source: Reuters

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17 Comments

1. remixfa

Posts: 14605; Member since: Dec 19, 2008

considering how small a portion of the device is the cost of the chip, any savings materialized will be considered extra profit for the manufacturer of either the chip or the phone (or both) and we will not likely see a dramatic reduction. It might be able to make the low end handsets just a little more cheap (or profitable) but thats about it. Consumers wont "reap" any benefits of it.

2. schecter7

Posts: 99; Member since: Apr 20, 2012

Not really! 12 inches to 18 inches will result in over 2X number of the same sized chips on a wafer. Price per chip will be scaled down by a factor of ~2 - which is huge. It was basically the same reason behind the push for 12 inch (from 6- 8 inch wafer) few years back.

5. remixfa

Posts: 14605; Member since: Dec 19, 2008

true. but your talking a chip is selling at large scale for about 40 bux or less. I think the S4 chip for example, is in the $20-30 range if i remember right. Its not going to crop the cost to manufacturer in half, nor is it going to cut the cost to the phone company in half. Your basically just speeding up production with the method, which reduces labor and some manufacturing costs like upkeep per chip, but not the cost of supplies. Besides, those savings wont be immediate anyways as the cost of the new factory has to be factored in as well. If it saves the manufacturer $10 per chip, they will pass the savings as probably $5 per chip to the phone maker, which raises the manufacturer's profit while doing the same with the phone maker. The end user is not very likely to see any change in price.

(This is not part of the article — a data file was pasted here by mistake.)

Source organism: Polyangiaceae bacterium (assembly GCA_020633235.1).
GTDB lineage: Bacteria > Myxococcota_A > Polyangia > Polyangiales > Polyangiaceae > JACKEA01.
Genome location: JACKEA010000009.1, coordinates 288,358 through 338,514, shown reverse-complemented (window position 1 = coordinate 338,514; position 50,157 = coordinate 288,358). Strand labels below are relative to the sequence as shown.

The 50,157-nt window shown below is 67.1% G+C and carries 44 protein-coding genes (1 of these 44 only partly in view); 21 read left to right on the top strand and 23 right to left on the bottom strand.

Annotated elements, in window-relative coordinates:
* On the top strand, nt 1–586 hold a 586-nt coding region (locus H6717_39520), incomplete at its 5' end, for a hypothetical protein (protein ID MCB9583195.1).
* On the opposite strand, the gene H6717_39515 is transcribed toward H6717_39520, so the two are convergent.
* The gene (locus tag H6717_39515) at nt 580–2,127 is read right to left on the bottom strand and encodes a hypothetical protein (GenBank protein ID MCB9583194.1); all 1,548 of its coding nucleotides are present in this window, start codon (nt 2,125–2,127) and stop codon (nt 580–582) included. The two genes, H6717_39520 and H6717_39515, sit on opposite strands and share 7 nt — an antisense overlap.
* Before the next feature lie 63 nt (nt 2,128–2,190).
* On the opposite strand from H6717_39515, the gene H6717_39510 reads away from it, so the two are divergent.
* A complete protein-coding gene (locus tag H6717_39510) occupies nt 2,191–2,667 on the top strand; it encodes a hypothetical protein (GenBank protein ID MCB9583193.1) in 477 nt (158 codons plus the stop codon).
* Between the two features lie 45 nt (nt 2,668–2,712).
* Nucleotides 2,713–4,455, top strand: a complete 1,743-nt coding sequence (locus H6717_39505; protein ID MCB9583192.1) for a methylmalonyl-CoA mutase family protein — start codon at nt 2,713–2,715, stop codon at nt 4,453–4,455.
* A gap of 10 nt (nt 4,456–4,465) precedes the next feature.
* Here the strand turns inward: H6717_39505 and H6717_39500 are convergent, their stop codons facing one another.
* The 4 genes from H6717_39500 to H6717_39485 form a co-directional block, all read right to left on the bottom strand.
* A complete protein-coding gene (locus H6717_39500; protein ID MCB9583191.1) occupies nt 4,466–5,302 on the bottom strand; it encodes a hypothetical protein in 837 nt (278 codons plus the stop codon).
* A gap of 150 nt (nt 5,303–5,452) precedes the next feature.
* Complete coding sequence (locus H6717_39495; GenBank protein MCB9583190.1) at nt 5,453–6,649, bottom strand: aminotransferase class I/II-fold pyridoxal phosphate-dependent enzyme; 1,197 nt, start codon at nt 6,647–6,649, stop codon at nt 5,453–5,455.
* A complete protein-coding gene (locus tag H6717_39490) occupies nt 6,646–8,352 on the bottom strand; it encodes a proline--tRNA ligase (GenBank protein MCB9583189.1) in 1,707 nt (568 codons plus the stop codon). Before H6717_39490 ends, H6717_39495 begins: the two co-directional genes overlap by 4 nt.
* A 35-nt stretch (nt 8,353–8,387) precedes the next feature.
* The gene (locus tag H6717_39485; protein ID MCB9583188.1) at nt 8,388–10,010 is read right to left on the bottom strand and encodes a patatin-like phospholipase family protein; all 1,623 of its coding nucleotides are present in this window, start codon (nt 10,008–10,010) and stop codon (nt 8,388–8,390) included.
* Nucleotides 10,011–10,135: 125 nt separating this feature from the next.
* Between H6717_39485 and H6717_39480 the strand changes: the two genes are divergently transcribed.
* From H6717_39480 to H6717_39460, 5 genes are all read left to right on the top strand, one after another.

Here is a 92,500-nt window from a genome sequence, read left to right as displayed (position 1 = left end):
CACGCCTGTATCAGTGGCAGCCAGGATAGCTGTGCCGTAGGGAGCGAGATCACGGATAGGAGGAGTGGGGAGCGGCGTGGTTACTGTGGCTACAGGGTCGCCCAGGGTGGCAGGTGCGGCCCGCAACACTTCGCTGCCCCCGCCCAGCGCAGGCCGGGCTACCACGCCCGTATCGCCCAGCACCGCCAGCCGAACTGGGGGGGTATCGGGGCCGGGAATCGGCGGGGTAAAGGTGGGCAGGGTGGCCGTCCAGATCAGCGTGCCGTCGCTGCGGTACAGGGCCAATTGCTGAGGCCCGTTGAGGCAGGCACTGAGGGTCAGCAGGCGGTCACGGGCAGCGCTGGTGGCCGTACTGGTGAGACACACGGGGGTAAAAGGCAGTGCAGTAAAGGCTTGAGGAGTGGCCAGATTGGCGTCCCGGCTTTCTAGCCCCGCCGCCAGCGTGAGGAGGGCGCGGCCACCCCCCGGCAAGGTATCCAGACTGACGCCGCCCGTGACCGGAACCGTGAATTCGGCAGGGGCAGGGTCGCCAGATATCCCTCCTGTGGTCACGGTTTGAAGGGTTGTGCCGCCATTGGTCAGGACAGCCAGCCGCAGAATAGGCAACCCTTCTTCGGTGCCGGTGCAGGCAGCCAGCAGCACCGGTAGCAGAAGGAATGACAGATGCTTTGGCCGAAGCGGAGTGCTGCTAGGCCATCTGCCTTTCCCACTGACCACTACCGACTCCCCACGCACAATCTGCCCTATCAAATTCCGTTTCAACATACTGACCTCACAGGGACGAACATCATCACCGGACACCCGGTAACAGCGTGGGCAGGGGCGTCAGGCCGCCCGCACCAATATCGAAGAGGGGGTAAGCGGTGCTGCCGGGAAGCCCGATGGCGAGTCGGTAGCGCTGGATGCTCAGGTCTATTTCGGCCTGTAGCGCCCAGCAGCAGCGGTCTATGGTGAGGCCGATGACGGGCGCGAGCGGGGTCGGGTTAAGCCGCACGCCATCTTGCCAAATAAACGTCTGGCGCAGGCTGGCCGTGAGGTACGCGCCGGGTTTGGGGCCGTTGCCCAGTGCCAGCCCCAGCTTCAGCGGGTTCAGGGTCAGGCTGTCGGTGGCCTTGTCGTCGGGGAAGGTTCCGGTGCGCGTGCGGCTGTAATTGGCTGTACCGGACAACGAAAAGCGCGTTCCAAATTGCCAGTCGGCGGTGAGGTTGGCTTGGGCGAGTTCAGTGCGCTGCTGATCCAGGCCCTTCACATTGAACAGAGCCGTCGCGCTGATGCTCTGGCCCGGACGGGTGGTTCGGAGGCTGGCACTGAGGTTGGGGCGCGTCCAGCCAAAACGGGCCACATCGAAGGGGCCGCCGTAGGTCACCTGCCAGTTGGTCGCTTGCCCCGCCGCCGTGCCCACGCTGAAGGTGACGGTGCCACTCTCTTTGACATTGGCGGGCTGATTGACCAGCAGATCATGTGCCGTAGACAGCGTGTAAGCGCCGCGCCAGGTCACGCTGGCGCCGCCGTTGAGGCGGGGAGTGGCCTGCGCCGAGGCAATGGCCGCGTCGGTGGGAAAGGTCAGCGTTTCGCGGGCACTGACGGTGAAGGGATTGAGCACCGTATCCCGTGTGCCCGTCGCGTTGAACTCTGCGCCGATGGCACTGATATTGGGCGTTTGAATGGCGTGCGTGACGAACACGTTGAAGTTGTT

9. schecter7

Posts: 99; Member since: Apr 20, 2012

You're right. But if it happens to all the chips used to make a phone - maybe we can see $30/40 savings per phone ?

10. schecter7

Posts: 99; Member since: Apr 20, 2012

Oh one more thing about bigger wafer - better yield since you have a bigger core area. You know how crappy the yield is around edge area of the wafers.

3. ph00ny

Posts: 2031; Member since: May 26, 2011

Despite what others have said about samsung being the "small" fish in the pond, they obvious have morris chang's attention

4. ngo2dd

Posts: 896; Member since: Jul 08, 2011

Beside the Samsung, apple and that one chinese company. Name who else use Samsung base chips? They are small compare to Intel and TSMC.

6. remixfa

Posts: 14605; Member since: Dec 19, 2008

When your talking ARM space, Samsung is the world's largest chip maker by a large margin. There was an article about that a few weeks ago. When your talking "all" chips, TMSC, some Chinese company, and Intel rule the roost. "Besides Apple and Samsung".... Umm.. between the 2 of them, they make up about 60% of the entire cell market. Think about that. :)